When it comes to sleep, people seem to have different needs. But how much sleep is best for your heart?
A new analysis of 11 studies that included a total of more than 1 million adults without heart disease suggests the sweet spot is six to eight hours a night. The studies were published within the past five years.
The researchers compared adults who slept between six and eight hours to others. Adults who slept less or more than that were, respectively, 11 percent and 33 percent more likely to develop or die from heart disease or stroke during an average follow-up of 9.3 years, the findings showed.
Lights out for a strong heart
If you want to ensure an optimal sleep routine, Leisha Cuddihy, PhD, offers some tips.
Try these approaches each night before bed:
- Turn off electronics. This includes cell phones, tablets, TV, any technology. It’s best to keep this stuff out of the bedroom altogether. Dr. Cuddihy’s ironclad rule: “An hour before bed, all that should be turned off and not turned on again until you wake up in the morning.”
- Set a sleep schedule. Go to bed at the same time each night and wake up at the same time every morning.
- Make a list. Hours before bed, purge your mind of what you suspect will nag at you in bed. Write down the shopping list for tomorrow, the to-do items, the bright idea you’ve been tossing around. Don’t take those thoughts to bed.
- Quiet your mind. Practice mindfulness—be present in the moment and let go. “It’s one of the skills I sometimes teach patients who are having a lot of racing thoughts,” Dr. Cuddihy said. “Instead of honing in on those thoughts and following them where they go, separate yourself from them and focus internally on your breathing.”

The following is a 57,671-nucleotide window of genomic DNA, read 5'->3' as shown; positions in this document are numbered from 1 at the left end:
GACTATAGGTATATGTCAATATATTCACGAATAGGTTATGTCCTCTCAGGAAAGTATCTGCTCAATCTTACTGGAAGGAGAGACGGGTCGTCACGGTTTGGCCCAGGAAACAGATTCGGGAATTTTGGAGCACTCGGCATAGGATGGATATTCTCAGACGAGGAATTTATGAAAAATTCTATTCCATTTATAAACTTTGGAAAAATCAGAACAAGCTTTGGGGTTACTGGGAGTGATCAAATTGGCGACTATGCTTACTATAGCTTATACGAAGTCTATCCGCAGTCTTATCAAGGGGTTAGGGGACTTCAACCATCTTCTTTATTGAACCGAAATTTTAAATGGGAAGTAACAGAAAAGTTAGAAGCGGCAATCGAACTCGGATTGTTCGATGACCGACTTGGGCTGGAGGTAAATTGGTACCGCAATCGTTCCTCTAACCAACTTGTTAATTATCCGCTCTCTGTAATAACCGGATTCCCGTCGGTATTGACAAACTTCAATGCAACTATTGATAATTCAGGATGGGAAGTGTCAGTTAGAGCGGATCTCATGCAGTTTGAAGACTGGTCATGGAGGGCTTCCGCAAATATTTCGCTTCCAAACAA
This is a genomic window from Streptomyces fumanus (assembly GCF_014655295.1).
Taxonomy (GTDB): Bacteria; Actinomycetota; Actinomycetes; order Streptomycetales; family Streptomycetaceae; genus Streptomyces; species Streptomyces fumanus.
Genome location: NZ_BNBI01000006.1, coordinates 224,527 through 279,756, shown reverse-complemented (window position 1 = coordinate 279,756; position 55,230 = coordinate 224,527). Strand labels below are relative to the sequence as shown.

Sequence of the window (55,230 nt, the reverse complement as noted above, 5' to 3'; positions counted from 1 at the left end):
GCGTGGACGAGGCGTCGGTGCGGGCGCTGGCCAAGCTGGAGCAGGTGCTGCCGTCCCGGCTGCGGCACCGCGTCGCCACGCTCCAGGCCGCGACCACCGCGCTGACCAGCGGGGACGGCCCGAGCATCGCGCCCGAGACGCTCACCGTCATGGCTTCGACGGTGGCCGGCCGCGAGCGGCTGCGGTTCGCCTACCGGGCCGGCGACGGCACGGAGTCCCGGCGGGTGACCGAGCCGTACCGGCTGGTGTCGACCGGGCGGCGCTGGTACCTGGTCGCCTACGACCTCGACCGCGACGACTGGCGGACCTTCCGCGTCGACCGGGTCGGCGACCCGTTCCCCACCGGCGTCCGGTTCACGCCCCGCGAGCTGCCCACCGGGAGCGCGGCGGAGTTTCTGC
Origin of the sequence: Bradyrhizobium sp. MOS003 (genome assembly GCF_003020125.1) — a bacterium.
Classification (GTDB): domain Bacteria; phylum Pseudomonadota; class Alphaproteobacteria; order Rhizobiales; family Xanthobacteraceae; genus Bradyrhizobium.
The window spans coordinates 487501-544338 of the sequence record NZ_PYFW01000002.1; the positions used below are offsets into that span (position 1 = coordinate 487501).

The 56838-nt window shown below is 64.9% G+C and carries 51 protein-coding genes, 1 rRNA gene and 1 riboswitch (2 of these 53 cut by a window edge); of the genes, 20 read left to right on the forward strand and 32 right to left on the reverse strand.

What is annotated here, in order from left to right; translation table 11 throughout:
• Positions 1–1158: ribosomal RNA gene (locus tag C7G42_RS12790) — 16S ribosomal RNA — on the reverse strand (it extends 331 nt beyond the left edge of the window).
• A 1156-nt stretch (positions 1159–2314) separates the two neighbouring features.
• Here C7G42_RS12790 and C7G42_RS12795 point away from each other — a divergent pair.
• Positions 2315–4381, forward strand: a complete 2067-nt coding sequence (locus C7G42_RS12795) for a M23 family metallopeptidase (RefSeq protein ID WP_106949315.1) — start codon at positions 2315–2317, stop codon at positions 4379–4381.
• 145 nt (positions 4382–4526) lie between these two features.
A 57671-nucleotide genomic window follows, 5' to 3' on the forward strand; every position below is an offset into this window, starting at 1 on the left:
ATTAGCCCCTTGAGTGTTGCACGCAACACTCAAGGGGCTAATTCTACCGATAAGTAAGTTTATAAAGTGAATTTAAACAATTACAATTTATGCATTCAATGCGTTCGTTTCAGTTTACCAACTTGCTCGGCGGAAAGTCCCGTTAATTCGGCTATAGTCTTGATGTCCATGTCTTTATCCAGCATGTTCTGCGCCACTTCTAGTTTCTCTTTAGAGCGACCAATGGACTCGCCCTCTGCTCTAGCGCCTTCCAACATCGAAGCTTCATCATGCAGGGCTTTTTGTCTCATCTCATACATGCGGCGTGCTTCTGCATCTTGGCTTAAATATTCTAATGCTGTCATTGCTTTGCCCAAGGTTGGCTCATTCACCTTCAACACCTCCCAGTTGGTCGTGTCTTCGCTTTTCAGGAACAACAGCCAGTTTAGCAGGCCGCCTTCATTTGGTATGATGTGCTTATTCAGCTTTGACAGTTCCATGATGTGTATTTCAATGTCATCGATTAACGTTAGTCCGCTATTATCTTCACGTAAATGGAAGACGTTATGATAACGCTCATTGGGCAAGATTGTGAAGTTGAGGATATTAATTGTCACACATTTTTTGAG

The report was presented at a European Society of Cardiology meeting in Munich, Germany. Research presented at meetings should be considered preliminary until published in a peer-reviewed journal.
“We spend one-third of our lives sleeping, yet we know little about the impact of this biological need on the cardiovascular system,” study author Dr. Epameinondas Fountas said in a society news release. Fountas works at the Onassis Cardiac Surgery Center in Athens, Greece.
“Our findings suggest that too much or too little sleep may be bad for the heart. More research is needed to clarify exactly why, but we do know that sleep influences biological processes like glucose metabolism, blood pressure, and inflammation—all of which have an impact on cardiovascular disease,” Fountas said.
“Having the odd short night or lie-in is unlikely to be detrimental to health, but evidence is accumulating that prolonged nightly sleep deprivation or excessive sleeping should be avoided,” Fountas said.
There are, he said, plenty of ways to establish good sleep habits. Among them: Going to bed and getting up at the same time every day; avoiding alcohol and caffeine before bed; eating a healthy diet; and being physically active.
“Getting the right amount of sleep is an important part of a healthy lifestyle,” Fountas concluded.